To coders, people who don’t code are not makers. But we keep punching all the way down. Published writers kick bloggers. Bloggers see themselves as creating on a level that readers and commenters don’t. It’s not just about your job title, it’s about your internal taxonomy.
The Sources of Innovation
The things I have done since 2009 seem very scattered to people. I ranted on about OER reuse. I got deep into von Hippel. With Amy Collier and Helen Chen I looked at how classes interact with MOOC materials produced elsewhere. I experimented with the pedagogy of summary. And now I’m involved with a federated wiki project so complex I barely know where to link to to explain it.
Underneath all of these projects (and many others: Water106, the Mixable MOOC, Design Patterns in ID) is really a single obsession. What would happen if we got over our love affair with creators? What would happen if we collapsed the distinction between maker and taker, consumer and producer, not by “moving people from consumption to production”, but by eliminating the distinction? What if we saw careful curation of material as better than unconsidered personal expression?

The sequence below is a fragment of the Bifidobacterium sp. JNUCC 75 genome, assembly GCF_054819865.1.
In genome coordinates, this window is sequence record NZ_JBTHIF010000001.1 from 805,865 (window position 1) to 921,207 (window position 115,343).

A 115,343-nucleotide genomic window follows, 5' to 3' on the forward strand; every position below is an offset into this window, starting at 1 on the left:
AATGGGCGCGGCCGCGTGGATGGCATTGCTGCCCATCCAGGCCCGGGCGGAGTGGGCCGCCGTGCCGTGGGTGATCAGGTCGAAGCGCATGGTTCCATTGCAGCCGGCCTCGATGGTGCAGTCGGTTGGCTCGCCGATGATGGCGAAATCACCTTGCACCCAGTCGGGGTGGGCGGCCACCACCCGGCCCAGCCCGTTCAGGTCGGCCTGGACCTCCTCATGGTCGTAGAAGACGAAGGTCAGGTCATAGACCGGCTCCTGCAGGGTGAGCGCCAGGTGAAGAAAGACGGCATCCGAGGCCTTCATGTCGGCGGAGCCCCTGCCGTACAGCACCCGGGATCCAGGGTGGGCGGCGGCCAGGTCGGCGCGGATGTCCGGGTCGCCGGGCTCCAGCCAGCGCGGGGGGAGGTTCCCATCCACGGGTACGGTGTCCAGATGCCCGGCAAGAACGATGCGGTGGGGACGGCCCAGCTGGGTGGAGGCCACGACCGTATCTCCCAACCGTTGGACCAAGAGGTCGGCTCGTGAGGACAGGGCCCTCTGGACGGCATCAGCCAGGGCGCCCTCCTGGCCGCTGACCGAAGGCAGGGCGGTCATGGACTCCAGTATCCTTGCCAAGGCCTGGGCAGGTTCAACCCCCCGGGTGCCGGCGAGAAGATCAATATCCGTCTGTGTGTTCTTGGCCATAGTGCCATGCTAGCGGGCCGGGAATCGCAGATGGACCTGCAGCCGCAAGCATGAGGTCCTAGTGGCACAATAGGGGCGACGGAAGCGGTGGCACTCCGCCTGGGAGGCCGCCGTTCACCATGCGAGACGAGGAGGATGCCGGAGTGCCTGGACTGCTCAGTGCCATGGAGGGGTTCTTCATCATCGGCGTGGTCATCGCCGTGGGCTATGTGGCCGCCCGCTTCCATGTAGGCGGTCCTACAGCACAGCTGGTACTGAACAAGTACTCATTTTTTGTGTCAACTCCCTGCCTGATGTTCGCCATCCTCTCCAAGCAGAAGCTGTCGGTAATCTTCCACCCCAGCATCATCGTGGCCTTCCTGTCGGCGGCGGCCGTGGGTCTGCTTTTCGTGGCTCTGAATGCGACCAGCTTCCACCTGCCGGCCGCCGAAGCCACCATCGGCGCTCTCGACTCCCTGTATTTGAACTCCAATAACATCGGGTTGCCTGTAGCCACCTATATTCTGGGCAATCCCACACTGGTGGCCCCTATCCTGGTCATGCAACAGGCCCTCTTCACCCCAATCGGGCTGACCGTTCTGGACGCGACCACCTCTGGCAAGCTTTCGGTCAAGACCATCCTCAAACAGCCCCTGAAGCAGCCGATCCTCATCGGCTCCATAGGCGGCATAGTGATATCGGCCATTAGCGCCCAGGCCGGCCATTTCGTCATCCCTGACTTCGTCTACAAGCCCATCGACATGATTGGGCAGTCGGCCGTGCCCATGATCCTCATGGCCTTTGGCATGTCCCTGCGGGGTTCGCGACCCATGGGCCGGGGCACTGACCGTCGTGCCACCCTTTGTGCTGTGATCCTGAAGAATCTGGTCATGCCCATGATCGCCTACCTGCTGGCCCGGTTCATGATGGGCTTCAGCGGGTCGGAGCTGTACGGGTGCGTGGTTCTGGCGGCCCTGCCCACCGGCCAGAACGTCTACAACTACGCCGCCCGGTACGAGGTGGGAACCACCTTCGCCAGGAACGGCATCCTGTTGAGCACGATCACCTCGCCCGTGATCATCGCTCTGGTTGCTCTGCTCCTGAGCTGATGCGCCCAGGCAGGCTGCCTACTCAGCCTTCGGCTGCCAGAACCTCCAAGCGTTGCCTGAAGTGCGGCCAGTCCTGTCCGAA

What if we stopped calling readers lurkers? What if we stopped caring about who got the credit? What if the OER community saw the creation of materials as a commodity, but the reuse as an art?
I’m not attacking digital storytelling here, personal blogs, or Makey-Makey Boards. I’ve used all of these in my work with faculty, and I’m going to continue to do so. These things get students engaged and excited, and in the process of making things they learn much more deeply than they could ever learn from a textbook. Sometimes a poetry slam is what you need. Sometimes it’s even good.